Senior Families
   (and a preview for everyone else)!
This year, many of my students applied Early Decision and non-binding Early Action. I know you’ve all marked your calendars with college decision notification dates.  What should you be doing between now and then?  What do you do if you’re deferred to the Regular Decision pool?
PARENT REMINDER:  FAFSA and POSSIBLY CSS PROFILE:  Now is the time to file your FAFSA.  I previously included a detailed note about the ins and outs of financial aid and scholarships.   By now you are also an expert in understanding the differences between the two.
If you have any questions about your FAFSA – unusual situations, blended families, declining income, high medical expenses and “assets” -talk to me.  If you already filed, talk to me – as the forms can be amended.
Please check EACH college website to see if a CSS Profile is also required.  If so, call me if you have questions.  One of questions I really like within the CSS Profile is the free-response question allowing you to detail any additional information.  I can assist with making the best case for your “unusual situation”.
A few of you asked how to submit more than 10 colleges on your FAFSA.  It’s  very easy- you simply delete colleges once information is submitted (about 3 days later) and select “UPDATE MY FAFSA” – adding more colleges.
The precise process is detailed here with a few other options including making a phone call.
Parents- please contact me for assistance on how to provide critical financial information impacting your ability to pay. The appropriate timing of your presentation is March. We will be appealing award letters at that time !
Mid-Year Grade Reports:

Nearly all colleges require these (please check individual college webpages for admissions checklists).   This is the perfect opportunity to update your file and to express continued interest.

Whether you are deferred from the ED pool or if you are a RD applicant, January is the time to share any noteworthy accomplishments since submitting your application.
Please contact me for assistance in preparing your “update letter”, including appropriate tone, what to include  and how to submit.  (And we want the GC to corroborate your note– especially for truly amazing news!)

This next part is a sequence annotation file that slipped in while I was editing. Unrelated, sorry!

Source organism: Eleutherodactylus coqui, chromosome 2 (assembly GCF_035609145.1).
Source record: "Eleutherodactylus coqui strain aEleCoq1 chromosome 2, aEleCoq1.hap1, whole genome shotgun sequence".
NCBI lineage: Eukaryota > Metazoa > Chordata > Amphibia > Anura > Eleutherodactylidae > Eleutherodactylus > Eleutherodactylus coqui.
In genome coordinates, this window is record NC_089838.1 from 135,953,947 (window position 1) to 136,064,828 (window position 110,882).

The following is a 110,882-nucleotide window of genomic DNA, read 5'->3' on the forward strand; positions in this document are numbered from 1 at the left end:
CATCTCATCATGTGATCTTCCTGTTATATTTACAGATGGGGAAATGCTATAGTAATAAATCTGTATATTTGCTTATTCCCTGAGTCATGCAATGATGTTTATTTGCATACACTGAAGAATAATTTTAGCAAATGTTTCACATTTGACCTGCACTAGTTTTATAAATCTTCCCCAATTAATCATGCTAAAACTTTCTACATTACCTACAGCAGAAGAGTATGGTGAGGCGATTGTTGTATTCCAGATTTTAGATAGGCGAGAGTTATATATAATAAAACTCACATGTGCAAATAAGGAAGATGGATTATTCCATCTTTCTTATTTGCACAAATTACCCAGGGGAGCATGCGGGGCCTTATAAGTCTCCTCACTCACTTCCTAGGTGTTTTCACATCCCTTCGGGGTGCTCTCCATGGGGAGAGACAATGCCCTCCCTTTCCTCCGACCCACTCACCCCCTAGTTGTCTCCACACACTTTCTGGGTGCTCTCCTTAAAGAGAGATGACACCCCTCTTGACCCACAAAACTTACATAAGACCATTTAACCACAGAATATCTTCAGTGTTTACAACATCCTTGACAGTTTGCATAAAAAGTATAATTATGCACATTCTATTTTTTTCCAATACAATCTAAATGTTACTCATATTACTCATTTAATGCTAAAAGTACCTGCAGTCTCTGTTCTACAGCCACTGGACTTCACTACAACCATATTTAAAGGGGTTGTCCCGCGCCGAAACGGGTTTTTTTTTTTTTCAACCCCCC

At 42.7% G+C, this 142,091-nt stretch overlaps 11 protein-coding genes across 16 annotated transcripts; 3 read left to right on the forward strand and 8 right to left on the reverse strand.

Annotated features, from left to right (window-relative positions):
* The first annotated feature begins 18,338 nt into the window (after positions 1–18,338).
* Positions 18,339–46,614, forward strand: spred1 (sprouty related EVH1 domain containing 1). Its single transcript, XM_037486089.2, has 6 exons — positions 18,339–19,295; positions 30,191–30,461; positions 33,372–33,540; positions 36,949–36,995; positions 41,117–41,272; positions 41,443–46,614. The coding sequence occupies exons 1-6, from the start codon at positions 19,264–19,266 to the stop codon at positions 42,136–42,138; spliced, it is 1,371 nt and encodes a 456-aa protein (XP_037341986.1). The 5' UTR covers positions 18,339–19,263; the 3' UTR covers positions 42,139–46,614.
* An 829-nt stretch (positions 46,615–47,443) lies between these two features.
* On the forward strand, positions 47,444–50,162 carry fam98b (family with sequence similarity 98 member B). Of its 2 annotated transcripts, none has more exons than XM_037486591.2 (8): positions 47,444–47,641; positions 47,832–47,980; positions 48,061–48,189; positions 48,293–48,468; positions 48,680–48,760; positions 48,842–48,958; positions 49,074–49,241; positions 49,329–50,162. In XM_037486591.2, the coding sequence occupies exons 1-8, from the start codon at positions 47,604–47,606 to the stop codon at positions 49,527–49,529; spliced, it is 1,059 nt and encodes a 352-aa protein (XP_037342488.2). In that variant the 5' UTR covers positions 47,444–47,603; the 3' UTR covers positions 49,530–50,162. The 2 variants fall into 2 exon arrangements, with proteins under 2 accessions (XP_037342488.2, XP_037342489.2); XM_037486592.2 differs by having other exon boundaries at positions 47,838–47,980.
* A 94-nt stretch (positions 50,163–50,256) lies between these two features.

Some examples of achievements to share: earning certifications, advancing to state or national competitions in any of your extracurricular activities, new competitions (essay, science, dance, sports?), completion of an individual project (wrote an APP, finished a story, participated in MakerFaire, attended a poetry SLAM?) or  achieved/sustained a high GPA (especially for students with ‘rough start’ GPAs.)
IS YOUR ADMISSIONS FILE COMPLETE?  (That is not the same question as “Did You Send Everything?!”)
Despite many email and newsletter reminders, I am confident a few of you will be notified mid-January that a required component of your application is missing .  In previous years, it’s been a missing transcript (even after receiving the email confirmation that it had been sent), teacher recommendations and December SATII subject test scores.
*** If your teachers haven’t yet submitted, you can provide a gentle reminder by giving your teacher an envelope with your supporting materials (I did suggest this back in August) : list of colleges, your activities resume, and your essay(s).
Please check, check and recheck all emails received from colleges to ensure your file is complete. You are responsible for verifying that everything was received. Don’t overlook transcripts, test scores and recommendations.